It’s possible that there haven’t been screaming arguments behind the scenes but I equally suspect the sanitised comments we heard in the press conference had more to do with Warnock ensuring he received the (presumably significant) payout rather than him expressing his honest opinion about the situation. I’d shut up and say whatever I had to in a press conference if it was going to make me a few hundred thousand pounds richer, so fair play to him. If he wasn’t due a payout, I think we might have had a slightly more honest assessment from him but obviously, he’d be mad to upset the applecart when keeping everybody happy means he’s likely to be paid the remainder of his contract for not doing any work.


I can see why the club want to move on from Neil Warnock and have their own, shiny new manager/ head coach in place as soon as possible but I think this decision may have been rushed a little bit. Getting rid of a much-loved manager at this early stage of the season will put huge pressure on the new man (or woman – if some of the rumours are to be believed). The second Town lose a couple of games, it’s inevitable that the usual vocal minority will start screaming for Warnock to be brought back and whining about the timing of his exit.


It’s also worth bearing in mind that Neil Warnock will almost certainly take on a fire-fighting role in late winter or early spring of this season, most likely in the Championship. So if we don’t bring him back for yet another spell (and I hope we don’t need to, because something’s gone wrong if we do) he’s most likely going to end up fighting to save another Championship team from relegation. It would really sting if we ended up being relegated because Warnock kept a team such as Plymouth or Cardiff up and sent us down.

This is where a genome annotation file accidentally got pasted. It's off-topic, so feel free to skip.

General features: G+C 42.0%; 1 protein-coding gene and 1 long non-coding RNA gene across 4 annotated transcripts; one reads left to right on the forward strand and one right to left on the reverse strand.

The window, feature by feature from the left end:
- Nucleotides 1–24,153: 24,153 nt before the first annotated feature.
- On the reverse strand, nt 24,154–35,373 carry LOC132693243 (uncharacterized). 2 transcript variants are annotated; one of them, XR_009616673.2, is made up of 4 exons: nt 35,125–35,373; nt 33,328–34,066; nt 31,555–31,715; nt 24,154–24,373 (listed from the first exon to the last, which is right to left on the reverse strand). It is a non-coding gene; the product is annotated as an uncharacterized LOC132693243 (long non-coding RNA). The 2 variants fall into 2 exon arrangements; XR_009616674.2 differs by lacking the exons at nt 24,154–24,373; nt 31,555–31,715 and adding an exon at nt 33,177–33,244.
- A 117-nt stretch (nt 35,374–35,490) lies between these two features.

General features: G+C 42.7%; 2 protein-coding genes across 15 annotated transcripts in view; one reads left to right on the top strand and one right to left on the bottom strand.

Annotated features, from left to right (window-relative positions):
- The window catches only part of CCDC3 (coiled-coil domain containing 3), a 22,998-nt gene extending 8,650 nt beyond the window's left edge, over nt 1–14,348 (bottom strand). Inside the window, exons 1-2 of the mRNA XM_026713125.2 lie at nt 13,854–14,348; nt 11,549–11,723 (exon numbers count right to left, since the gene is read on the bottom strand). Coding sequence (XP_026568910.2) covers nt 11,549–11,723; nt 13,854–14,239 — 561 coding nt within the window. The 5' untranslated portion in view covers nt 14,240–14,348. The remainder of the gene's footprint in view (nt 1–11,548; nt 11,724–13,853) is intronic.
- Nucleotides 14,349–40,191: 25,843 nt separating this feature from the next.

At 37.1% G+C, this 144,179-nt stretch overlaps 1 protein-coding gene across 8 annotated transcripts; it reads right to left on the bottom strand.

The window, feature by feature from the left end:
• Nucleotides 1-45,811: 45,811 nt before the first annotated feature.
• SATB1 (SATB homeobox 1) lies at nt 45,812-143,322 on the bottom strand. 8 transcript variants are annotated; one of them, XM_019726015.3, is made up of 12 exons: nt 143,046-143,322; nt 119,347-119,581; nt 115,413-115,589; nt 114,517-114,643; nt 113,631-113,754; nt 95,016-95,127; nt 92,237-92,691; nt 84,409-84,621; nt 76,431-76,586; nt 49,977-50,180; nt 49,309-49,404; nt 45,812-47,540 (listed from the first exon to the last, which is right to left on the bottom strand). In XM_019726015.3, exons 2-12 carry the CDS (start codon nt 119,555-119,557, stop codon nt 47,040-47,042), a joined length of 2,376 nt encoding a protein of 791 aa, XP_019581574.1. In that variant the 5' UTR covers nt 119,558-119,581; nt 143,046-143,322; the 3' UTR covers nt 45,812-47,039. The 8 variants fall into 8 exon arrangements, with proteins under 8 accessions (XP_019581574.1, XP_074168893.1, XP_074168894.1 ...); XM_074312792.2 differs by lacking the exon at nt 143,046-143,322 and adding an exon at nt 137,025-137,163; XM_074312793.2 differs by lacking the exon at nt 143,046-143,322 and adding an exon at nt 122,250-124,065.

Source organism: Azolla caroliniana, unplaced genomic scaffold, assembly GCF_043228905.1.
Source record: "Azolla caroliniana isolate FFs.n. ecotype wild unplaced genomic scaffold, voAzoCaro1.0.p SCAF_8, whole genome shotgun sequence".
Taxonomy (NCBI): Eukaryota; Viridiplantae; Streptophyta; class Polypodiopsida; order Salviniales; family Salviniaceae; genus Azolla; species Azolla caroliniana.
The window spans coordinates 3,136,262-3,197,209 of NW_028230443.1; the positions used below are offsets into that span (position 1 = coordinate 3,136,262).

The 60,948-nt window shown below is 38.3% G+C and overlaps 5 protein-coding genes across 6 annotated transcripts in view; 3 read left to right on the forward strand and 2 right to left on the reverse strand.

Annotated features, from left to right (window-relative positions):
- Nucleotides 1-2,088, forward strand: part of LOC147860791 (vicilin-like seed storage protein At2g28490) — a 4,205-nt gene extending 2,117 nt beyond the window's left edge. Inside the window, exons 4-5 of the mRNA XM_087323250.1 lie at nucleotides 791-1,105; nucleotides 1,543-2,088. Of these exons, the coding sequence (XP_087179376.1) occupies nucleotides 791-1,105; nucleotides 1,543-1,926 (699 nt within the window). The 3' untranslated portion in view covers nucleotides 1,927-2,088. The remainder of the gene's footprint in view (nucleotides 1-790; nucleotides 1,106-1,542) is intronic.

Who will be the next Huddersfield Town manager?

I don’t have any inside sources at the club or tip offs about who to expect to be announced but judging from the information we’ve given, the club already have the next person in place and will unveil them on Thursday or Friday this week. At the risk of stating the obvious, the stakes are absolutely huge on getting this appointment right.


Every managerial appointment is described as being a huge decision, no matter when it happens, but this one feels particularly pivotal because it will feel like a deliberate act of self harm if we’ve removed one of our all-time greatest managers from his post voluntarily to replace him with the next one and they end up being rubbish. What a lot of pressure to load upon them before they’ve even set foot in the door!


I’ll be very interested to see if the club keep with the manager job title or revert back to the head coach role instead. I suspect we’ll be back to a head coach, with a more restricted range of responsibilities that come with that. I can imagine the CEO and Director of Football both prefer to not have a manager poking their nose into what they’re doing, and would prefer to have a head coach who has to do what they’re told.


I’ll not reel off the full list of candidates that have been rumoured in the press, but the most prominent names have been Nathan Jones, Darren Moore and Jill Ellis. I have a feeling that the rumour mill is flying blind at the moment and the new boss is going to be a name we’ve not been expecting (and possibly have never heard of before). I’d not be too keen on Nathan Jones, because he’s such a prickly character and he’s been very critical of our club in the press in the past, which is hard to look past despite his impressive achievements at Luton Town. Darren Moore always comes across as a really nice man and he did well at Sheffield Wednesday last season, so he wouldn’t seem crazy. Jill Ellis hasn’t coached men’s football but has won two World Cups, so either has no experience or incredible experience, depending on your perspective. Her appointment would be quite interesting, if only to watch how upset it gets some people.